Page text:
The real reason you’re not motivated

A friend once came to me and said he was struggling to be productive at work. I asked him what he was currently doing to try to solve this problem.

He plopped his laptop on the table and spent the next 20 minutes showing me his «new system» that was supposed to streamline his workflow and keep him on task.

Ironically, he spent almost an entire week building this productivity system and hadn’t gotten anything else done.

When I pointed this out to him, he nodded his head and said, «Yeah, I know, but it’s worth it because once I get this system perfected, things will be so much easier.»

I cringed because I knew my friend had stumbled into a productivity hacker trap. Pulling him out was going to take some work.

This is the promise peddled by productivity «experts» these days: If you just have the right systems in place, everything will be so frictionless that your to-do list will almost take care of itself.

The problem, of course, is that it’s a bunch of bullshit.

All of these systems and apps and productivity hacks are really just distractions for people who can’t figure out a simple, but very important question: What should I be doing with my time?

All the planning and tweaking and optimizing makes it feel like they’re doing something productive… without actually doing the thing that’s productive.

Out of all the hardest working, most productive, most creative people I know, none of them use the same system for getting shit done.

Some use apps and calendars and lists that are all connected with one another. They can pull up their entire lives in 0.73 seconds on their phones and tell you exactly what they’re doing next Tuesday at 12:37 PM.

Others just keep a running to-do list or block out time in their calendar to work on certain things.

And I know a few insanely productive people who keep track of everything in their heads—and they’re just fine that way.

Each of these people uses the system that works best for them. Some are simple. Some are much more complex.

But what all highly productive people have in common is a strong sense of purpose in their lives.

By contrast, a lot of people who get obsessed with «optimizing» everything are doing so because they lack purpose in their lives. In fact, all these systems and processes they’re creating are actually intended to cover up the fact that they have nothing else to care about.

The cold hard truth is that motivation to get shit done isn’t really an issue if your life is properly aligned with your purpose and values.

When you know your purpose and you shamelessly pursue it, you no longer struggle to figure out:

  • What to do next.You just know what the most important thing is in this moment, and so that’s what you do.
  • How to stay focused.Distractions become glaringly obvious and the superfluous bullshit just drops off your radar entirely.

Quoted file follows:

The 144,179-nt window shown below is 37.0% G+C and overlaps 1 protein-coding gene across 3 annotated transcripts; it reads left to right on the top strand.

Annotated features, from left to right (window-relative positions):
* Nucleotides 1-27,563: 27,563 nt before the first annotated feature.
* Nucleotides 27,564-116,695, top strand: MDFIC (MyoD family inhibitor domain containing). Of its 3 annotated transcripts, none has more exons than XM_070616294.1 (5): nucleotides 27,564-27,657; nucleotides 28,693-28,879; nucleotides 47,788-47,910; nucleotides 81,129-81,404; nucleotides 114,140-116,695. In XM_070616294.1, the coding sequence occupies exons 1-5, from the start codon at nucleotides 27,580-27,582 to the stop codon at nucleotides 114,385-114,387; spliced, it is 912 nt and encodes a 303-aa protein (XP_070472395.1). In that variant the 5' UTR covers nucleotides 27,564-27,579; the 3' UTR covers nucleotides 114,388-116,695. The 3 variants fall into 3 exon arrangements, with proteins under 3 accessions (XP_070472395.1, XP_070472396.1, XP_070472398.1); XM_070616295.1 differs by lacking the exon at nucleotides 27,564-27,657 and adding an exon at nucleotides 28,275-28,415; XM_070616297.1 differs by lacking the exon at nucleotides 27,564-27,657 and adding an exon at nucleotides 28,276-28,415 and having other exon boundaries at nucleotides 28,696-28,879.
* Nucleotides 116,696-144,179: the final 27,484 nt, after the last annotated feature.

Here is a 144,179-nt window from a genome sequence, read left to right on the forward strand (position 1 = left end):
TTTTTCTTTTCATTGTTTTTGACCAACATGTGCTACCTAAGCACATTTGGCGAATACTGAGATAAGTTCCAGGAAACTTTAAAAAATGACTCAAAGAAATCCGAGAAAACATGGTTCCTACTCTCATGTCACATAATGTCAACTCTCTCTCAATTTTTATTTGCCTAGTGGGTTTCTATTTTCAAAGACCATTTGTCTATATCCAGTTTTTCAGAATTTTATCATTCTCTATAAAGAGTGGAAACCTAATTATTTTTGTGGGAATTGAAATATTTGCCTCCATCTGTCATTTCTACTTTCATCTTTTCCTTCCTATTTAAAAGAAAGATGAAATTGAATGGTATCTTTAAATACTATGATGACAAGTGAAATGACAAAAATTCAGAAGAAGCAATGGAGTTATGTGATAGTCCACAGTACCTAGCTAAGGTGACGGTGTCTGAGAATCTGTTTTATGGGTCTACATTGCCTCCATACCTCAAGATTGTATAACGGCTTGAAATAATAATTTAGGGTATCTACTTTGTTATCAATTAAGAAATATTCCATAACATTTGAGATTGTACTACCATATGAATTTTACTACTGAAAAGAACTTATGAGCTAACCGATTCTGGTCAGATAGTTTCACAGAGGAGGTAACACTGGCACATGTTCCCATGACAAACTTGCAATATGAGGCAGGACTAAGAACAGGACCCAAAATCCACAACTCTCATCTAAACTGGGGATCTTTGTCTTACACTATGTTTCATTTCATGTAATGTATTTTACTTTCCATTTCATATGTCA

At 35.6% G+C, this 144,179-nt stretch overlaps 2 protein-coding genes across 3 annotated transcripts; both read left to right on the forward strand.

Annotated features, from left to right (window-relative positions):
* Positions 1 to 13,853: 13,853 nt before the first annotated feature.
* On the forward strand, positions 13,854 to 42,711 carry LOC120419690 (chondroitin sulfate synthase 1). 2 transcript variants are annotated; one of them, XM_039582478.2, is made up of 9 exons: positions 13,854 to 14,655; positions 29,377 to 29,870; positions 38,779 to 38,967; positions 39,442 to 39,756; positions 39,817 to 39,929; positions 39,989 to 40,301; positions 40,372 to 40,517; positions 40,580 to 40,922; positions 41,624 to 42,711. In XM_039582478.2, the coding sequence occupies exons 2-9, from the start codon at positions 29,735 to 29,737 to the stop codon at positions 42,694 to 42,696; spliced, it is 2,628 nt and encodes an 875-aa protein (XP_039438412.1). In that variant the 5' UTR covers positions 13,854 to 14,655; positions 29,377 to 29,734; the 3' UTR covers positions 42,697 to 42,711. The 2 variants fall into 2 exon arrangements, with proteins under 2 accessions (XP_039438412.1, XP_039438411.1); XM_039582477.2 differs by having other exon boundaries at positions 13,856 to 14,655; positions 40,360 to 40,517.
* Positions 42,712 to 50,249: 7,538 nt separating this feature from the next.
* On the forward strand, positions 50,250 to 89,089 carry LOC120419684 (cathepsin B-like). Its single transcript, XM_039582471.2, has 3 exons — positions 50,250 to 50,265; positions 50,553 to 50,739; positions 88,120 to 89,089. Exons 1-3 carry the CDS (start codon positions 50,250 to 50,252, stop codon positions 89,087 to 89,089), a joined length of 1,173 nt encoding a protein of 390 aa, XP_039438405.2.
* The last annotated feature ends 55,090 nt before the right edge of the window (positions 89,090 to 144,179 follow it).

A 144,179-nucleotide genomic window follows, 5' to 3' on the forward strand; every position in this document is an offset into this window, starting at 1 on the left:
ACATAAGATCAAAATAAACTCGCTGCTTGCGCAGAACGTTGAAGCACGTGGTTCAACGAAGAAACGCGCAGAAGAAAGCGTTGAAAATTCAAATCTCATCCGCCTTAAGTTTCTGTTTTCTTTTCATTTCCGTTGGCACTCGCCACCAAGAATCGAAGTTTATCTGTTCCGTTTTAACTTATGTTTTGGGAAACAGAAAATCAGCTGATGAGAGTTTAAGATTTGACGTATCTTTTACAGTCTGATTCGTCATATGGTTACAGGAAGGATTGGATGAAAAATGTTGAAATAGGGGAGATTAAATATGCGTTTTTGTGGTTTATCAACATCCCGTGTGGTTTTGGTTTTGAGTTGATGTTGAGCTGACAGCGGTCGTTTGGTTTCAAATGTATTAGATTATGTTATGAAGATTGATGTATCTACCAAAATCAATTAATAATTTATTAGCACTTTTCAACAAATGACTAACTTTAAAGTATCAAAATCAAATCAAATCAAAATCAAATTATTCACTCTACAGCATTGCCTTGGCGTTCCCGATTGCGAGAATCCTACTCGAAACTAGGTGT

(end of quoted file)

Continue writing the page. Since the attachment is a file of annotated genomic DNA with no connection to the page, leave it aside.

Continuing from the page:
• How to plow through setbacks. Roadblocks turn into just another problem you have to solve on your journey to your dreams. And you gladly just do it.

Yes, there will still be days when you don’t feel very inspired to work on even your most cherished goals. But most days, you’ll be excited to face the world. You’ll have a reason to get out of bed, a reason to work hard and get shit done.

Doesn’t that sound a hell of a lot better than drowning yourself in productivity apps for hours on end each day—and still not getting anything done?

Now, I’m not saying that you have to find your life’s purpose today or you’re just wasting your time on this planet. In fact, the whole idea around «finding» your purpose can be horribly misleading.

The beauty of life is that your purpose isn’t found, it’s created. But that means it takes some time, too.

I’ll get into that idea a little more in the next email, but for now, I have a task for you:

I want you to think about all the ways you’re distracting yourself from pursuing what you really want out of life.

  • Are you the type who’s always trying to squeeze out more—more productivity, more money, more relationships, etc.—but you don’t really know why?
  • Do you numb yourself from existential anxiety with unhealthy habits, like Netflix binges, compulsive online shopping, drugs/alcohol, etc.?
  • Do you live in the shadows of your dreams? For example, do you want to write novels, but you have a «shadow career» writing the warning labels for pharmaceutical companies?

We all engage in this kind of distraction from time to time. That’s normal, and really, it can even keep us sane when life gets overwhelming. But the key is to be aware of it and to know when you’ve distracted yourself enough. To know when it’s time to take action.

Mark Manson

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